Many employers are making use of telecommuting employees, and you may be one of those. It can be quite handy to work from home, even a couple of days a week. For a home-based business owner, the home office deduction can be a great deduction for writing off the use of the home to run the business. Can a salaried employee do the same?
You can deduct expenses you paid in 2013 for the employment use of a workspace in your home, as long as you meet one of the following conditions:
You can deduct the part of your costs that relates to your workspace, such as the cost of electricity, heating, and maintenance. If your office space is in a rented house or apartment where you live, deduct the percentage of the rent as well as any maintenance costs you paid that relates to the workspace. However, you cannot deduct mortgage interest, property taxes, home insurance, or capital cost allowance.
If you are salaried and commission based, and your commissions are greater than your salary (I would say double may be best), you may be able to deduct insurance and property taxes.
You can only deduct workspace expenses from the income to which the expenses relate and not from any other income. The amount you can deduct for work-space-in-the-home expenses is limited to the amount of employment income remaining after all other employment expenses have been deducted. This means that you cannot use workspace expenses to create or increase a loss from employment.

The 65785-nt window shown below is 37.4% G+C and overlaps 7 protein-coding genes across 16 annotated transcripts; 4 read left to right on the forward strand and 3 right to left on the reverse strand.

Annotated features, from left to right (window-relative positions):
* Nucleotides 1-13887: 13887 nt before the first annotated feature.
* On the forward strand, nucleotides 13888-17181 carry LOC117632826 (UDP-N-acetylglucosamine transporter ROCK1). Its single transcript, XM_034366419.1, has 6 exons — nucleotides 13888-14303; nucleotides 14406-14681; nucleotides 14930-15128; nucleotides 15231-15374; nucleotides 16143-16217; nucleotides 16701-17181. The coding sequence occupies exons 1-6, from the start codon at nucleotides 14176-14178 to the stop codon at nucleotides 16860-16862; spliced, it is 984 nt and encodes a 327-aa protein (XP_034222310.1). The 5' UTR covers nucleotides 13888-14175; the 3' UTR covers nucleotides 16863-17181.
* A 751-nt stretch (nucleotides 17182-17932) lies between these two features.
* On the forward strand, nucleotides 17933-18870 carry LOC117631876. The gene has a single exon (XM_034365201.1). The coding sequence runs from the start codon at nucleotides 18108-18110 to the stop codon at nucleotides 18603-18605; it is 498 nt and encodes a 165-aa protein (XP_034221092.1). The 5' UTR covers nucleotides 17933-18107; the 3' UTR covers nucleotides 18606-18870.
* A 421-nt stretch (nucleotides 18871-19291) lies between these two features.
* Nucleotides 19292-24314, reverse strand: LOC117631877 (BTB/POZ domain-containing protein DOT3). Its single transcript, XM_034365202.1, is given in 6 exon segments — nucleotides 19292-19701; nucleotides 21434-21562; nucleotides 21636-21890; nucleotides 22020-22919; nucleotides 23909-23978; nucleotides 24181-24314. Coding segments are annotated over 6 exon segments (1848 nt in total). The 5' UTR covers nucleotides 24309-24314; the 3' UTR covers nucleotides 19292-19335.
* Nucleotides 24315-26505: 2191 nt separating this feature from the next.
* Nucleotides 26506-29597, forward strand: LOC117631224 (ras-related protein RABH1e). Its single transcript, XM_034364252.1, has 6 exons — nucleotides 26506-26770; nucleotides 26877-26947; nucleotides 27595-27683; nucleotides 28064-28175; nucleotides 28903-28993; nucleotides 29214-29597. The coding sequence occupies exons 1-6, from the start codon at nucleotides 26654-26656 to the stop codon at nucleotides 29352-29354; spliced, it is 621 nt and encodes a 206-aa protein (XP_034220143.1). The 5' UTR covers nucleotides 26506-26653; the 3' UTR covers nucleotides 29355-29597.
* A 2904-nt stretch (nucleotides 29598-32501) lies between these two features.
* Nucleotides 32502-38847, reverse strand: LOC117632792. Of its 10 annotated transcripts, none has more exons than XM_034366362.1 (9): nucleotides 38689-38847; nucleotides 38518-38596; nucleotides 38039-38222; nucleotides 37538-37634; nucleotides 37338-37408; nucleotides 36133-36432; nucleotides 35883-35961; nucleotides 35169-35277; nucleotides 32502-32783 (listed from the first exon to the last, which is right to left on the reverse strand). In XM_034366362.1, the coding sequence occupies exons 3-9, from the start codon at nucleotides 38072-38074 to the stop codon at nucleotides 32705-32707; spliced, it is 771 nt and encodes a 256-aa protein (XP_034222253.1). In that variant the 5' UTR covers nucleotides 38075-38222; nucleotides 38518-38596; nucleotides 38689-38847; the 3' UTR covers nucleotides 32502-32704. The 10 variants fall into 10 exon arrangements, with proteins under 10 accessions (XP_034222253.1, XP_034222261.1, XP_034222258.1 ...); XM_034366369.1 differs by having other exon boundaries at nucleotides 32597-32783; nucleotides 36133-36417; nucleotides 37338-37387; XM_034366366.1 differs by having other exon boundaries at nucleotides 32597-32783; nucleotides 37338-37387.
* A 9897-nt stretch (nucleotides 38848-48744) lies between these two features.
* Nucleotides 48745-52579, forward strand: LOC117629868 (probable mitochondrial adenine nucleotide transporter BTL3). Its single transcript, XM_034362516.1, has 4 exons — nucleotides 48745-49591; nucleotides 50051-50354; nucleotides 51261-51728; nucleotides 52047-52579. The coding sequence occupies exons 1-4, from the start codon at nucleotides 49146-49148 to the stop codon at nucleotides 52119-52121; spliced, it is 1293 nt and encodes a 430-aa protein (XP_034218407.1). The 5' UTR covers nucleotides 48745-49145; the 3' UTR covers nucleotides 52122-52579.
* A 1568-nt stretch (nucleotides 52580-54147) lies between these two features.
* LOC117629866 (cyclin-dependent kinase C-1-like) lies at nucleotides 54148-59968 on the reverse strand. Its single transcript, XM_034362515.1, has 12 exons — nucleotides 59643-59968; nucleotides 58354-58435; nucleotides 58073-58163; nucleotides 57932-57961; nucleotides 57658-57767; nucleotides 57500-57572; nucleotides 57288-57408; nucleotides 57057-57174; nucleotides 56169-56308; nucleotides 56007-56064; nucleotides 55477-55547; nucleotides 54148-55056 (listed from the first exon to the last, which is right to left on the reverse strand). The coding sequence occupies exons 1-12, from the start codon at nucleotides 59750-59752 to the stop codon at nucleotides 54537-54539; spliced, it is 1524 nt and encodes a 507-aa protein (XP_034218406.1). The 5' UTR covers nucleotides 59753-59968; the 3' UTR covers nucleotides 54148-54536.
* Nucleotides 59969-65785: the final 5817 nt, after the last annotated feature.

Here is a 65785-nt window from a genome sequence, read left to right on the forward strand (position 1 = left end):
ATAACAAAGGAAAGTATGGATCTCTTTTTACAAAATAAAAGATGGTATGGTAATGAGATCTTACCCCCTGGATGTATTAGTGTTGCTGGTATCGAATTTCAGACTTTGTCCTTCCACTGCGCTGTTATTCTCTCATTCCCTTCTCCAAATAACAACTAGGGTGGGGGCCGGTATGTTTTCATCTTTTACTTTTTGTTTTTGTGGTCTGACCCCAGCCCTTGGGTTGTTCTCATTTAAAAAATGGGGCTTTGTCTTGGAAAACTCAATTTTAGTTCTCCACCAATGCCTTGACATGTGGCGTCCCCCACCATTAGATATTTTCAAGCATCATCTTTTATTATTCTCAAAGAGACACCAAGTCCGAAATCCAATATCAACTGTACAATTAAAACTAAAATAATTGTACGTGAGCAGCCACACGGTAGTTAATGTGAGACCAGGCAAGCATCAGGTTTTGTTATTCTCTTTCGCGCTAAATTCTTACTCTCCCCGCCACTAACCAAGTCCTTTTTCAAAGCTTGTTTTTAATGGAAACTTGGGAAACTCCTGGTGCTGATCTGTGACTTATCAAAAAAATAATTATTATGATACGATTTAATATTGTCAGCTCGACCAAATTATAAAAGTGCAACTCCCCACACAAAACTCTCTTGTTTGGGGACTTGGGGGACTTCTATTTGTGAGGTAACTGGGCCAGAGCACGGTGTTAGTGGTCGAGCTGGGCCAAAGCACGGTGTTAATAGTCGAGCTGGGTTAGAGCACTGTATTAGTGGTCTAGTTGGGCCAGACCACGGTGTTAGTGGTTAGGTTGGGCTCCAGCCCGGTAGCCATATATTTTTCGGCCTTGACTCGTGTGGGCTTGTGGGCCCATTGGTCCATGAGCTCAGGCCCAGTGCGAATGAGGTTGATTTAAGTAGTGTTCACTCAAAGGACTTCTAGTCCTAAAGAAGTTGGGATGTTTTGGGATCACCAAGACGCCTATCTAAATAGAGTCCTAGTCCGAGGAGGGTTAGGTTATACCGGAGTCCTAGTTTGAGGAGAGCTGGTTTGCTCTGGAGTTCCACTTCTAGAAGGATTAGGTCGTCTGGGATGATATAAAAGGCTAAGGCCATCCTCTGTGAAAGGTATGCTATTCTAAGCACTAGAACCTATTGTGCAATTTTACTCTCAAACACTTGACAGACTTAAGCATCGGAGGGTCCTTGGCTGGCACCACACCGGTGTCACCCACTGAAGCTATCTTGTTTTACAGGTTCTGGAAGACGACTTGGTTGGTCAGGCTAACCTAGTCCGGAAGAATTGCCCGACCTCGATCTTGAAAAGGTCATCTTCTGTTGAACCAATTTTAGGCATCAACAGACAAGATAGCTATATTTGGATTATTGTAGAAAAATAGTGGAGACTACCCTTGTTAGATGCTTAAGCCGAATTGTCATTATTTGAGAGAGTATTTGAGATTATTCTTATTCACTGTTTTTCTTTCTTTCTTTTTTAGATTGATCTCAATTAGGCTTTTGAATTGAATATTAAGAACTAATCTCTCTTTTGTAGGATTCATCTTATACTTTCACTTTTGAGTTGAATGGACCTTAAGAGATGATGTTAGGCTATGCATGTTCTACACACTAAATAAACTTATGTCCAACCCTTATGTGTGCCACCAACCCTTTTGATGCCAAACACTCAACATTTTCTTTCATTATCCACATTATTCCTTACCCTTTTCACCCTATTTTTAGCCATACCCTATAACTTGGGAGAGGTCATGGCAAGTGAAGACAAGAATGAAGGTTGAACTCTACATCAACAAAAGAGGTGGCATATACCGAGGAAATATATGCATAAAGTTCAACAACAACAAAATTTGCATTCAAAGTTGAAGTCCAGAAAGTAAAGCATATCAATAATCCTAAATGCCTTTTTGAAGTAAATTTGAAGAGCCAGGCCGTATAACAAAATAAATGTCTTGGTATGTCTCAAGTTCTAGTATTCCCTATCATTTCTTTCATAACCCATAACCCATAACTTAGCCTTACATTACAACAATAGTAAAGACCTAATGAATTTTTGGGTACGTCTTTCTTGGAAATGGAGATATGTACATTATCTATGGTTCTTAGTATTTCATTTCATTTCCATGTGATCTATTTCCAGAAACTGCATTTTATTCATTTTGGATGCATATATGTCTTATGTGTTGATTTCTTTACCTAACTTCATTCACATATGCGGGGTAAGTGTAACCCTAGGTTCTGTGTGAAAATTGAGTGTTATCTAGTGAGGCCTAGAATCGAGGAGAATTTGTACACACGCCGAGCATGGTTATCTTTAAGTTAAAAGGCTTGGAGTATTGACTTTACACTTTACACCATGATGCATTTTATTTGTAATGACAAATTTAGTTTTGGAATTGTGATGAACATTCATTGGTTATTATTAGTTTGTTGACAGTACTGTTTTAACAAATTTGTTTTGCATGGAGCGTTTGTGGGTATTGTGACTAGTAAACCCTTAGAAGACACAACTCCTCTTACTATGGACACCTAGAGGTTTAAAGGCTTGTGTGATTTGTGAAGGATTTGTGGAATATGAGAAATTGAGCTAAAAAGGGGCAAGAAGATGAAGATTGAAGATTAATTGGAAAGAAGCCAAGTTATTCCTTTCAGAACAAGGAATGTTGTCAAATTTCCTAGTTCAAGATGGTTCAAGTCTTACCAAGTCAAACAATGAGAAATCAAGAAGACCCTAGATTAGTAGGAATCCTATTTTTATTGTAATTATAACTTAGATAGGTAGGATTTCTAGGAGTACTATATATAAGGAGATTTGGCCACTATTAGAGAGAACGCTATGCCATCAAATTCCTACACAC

If you cannot deduct all your workspace expenses in the year, you can carry forward the expenses. You can deduct these expenses in the following year as long as you are reporting income from the same employer. However, you cannot create or increase a loss from employment by carrying forward workspace expenses.
You must get your employer to complete and sign a form T2200 Declaration of Conditions of Employment, and keep a copy for your records. You do not have to send this into Canada Revenue Agency.
If you are a salaried employee you can deduct work from home expenses, though you are limited compared to someone who runs a business out of their home.
Avoid These Common Mistakes When Claiming Charitable Contributions
Before You Start Your New Business, Ask Yourself These Five Vital Questions
Tax Implications of the New Pot Legalization
Now that Pot is Legal, Start Your Cannabis Business the Right Way
What Can I Deduct as a Business Expense?
Why does Your Marital Status Matter for Taxes?
Should you Start a Home-based Business After Retirement?
Help Your Children Turn Ideas into Money